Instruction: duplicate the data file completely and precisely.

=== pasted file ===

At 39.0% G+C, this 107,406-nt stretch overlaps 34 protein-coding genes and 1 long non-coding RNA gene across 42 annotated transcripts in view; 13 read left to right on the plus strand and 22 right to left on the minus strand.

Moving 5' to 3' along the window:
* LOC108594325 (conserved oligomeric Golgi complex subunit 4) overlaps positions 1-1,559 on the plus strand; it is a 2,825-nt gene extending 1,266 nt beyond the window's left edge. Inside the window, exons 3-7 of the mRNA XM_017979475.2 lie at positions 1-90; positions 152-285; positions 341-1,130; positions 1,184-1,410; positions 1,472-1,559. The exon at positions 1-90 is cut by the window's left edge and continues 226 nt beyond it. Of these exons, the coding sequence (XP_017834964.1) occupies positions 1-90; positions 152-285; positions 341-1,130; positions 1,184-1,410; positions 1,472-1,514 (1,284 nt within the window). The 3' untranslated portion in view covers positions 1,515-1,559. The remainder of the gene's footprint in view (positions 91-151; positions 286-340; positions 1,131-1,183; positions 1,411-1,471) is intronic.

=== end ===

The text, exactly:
At 39.0% G+C, this 107,406-nt stretch overlaps 34 protein-coding genes and 1 long non-coding RNA gene across 42 annotated transcripts in view; 13 read left to right on the plus strand and 22 right to left on the minus strand.

Moving 5' to 3' along the window:
* LOC108594325 (conserved oligomeric Golgi complex subunit 4) overlaps positions 1-1,559 on the plus strand; it is a 2,825-nt gene extending 1,266 nt beyond the window's left edge. Inside the window, exons 3-7 of the mRNA XM_017979475.2 lie at positions 1-90; positions 152-285; positions 341-1,130; positions 1,184-1,410; positions 1,472-1,559. The exon at positions 1-90 is cut by the window's left edge and continues 226 nt beyond it. Of these exons, the coding sequence (XP_017834964.1) occupies positions 1-90; positions 152-285; positions 341-1,130; positions 1,184-1,410; positions 1,472-1,514 (1,284 nt within the window). The 3' untranslated portion in view covers positions 1,515-1,559. The remainder of the gene's footprint in view (positions 91-151; positions 286-340; positions 1,131-1,183; positions 1,411-1,471) is intronic.